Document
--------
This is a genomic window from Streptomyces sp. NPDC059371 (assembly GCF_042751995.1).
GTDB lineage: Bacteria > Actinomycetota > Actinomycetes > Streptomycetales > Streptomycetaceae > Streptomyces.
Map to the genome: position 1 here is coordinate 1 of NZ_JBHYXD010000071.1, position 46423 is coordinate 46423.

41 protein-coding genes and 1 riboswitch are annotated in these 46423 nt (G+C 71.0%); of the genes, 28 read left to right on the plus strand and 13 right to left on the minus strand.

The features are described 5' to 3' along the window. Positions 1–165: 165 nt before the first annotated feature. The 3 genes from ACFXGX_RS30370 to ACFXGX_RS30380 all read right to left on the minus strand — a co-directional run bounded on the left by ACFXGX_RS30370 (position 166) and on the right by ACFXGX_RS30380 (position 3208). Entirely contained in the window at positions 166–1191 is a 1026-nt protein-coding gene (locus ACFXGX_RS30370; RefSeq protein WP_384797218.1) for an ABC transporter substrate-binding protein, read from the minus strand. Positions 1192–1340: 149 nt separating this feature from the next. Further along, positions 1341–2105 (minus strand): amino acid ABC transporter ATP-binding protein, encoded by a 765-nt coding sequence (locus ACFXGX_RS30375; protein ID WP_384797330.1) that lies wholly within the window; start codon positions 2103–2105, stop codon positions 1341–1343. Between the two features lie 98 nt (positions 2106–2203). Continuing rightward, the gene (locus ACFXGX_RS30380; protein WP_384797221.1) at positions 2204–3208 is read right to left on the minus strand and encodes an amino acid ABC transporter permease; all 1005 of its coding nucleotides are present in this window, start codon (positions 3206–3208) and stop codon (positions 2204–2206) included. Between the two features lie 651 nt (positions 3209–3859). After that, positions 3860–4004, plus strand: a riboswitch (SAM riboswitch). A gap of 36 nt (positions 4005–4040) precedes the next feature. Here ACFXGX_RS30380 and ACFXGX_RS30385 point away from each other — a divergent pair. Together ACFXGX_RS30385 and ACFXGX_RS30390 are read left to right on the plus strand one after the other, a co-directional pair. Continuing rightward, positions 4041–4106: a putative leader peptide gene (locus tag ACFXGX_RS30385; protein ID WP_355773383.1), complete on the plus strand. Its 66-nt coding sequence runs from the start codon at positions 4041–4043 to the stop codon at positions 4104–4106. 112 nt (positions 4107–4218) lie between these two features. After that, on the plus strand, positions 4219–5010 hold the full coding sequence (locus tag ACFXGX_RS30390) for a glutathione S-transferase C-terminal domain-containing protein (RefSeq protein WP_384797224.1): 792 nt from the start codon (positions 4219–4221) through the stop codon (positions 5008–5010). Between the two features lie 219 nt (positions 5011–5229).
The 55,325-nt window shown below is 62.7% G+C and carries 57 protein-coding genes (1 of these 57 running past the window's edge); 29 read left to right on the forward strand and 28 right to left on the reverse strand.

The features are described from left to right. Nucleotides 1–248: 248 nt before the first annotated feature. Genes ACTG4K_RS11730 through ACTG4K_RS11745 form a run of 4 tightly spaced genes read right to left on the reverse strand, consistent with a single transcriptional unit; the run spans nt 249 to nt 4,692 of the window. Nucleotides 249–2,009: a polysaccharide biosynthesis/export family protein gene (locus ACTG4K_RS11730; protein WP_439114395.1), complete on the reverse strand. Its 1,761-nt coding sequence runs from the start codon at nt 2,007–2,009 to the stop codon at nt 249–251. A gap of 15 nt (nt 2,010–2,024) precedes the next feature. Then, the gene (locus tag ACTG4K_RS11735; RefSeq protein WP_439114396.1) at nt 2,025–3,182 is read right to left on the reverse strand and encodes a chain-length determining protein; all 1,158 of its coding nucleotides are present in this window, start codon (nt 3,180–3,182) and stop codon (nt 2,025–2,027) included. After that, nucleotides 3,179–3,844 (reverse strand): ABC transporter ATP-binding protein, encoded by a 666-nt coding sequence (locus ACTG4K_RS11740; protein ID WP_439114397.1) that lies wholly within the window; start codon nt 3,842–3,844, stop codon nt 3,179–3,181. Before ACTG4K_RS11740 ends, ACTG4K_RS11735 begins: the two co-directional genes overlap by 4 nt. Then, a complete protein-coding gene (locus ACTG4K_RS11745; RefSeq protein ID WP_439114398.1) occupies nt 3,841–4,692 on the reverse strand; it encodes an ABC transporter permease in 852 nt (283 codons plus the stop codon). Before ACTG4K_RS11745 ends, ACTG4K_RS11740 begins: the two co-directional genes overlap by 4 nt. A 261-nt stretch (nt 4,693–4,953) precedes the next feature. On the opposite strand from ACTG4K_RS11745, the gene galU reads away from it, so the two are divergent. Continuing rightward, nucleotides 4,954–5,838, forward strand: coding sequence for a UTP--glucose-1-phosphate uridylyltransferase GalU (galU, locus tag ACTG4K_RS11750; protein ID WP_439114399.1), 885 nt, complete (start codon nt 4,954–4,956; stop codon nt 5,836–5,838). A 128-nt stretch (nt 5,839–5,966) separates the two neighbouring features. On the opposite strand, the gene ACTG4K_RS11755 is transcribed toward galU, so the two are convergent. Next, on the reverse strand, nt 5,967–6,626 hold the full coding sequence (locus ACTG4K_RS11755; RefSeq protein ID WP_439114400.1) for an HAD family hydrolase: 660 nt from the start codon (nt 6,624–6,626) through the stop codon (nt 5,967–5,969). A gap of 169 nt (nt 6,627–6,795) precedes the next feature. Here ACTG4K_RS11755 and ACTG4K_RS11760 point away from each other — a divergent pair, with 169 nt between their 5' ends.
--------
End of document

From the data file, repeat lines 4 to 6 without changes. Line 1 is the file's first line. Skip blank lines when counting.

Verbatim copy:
41 protein-coding genes and 1 riboswitch are annotated in these 46423 nt (G+C 71.0%); of the genes, 28 read left to right on the plus strand and 13 right to left on the minus strand.

The features are described 5' to 3' along the window. Positions 1–165: 165 nt before the first annotated feature. The 3 genes from ACFXGX_RS30370 to ACFXGX_RS30380 all read right to left on the minus strand — a co-directional run bounded on the left by ACFXGX_RS30370 (position 166) and on the right by ACFXGX_RS30380 (position 3208). Entirely contained in the window at positions 166–1191 is a 1026-nt protein-coding gene (locus ACFXGX_RS30370; RefSeq protein WP_384797218.1) for an ABC transporter substrate-binding protein, read from the minus strand. Positions 1192–1340: 149 nt separating this feature from the next. Further along, positions 1341–2105 (minus strand): amino acid ABC transporter ATP-binding protein, encoded by a 765-nt coding sequence (locus ACFXGX_RS30375; protein ID WP_384797330.1) that lies wholly within the window; start codon positions 2103–2105, stop codon positions 1341–1343. Between the two features lie 98 nt (positions 2106–2203). Continuing rightward, the gene (locus ACFXGX_RS30380; protein WP_384797221.1) at positions 2204–3208 is read right to left on the minus strand and encodes an amino acid ABC transporter permease; all 1005 of its coding nucleotides are present in this window, start codon (positions 3206–3208) and stop codon (positions 2204–2206) included. Between the two features lie 651 nt (positions 3209–3859). After that, positions 3860–4004, plus strand: a riboswitch (SAM riboswitch). A gap of 36 nt (positions 4005–4040) precedes the next feature. Here ACFXGX_RS30380 and ACFXGX_RS30385 point away from each other — a divergent pair. Together ACFXGX_RS30385 and ACFXGX_RS30390 are read left to right on the plus strand one after the other, a co-directional pair. Continuing rightward, positions 4041–4106: a putative leader peptide gene (locus tag ACFXGX_RS30385; protein ID WP_355773383.1), complete on the plus strand. Its 66-nt coding sequence runs from the start codon at positions 4041–4043 to the stop codon at positions 4104–4106. 112 nt (positions 4107–4218) lie between these two features. After that, on the plus strand, positions 4219–5010 hold the full coding sequence (locus tag ACFXGX_RS30390) for a glutathione S-transferase C-terminal domain-containing protein (RefSeq protein WP_384797224.1): 792 nt from the start codon (positions 4219–4221) through the stop codon (positions 5008–5010). Between the two features lie 219 nt (positions 5011–5229).
The 55,325-nt window shown below is 62.7% G+C and carries 57 protein-coding genes (1 of these 57 running past the window's edge); 29 read left to right on the forward strand and 28 right to left on the reverse strand.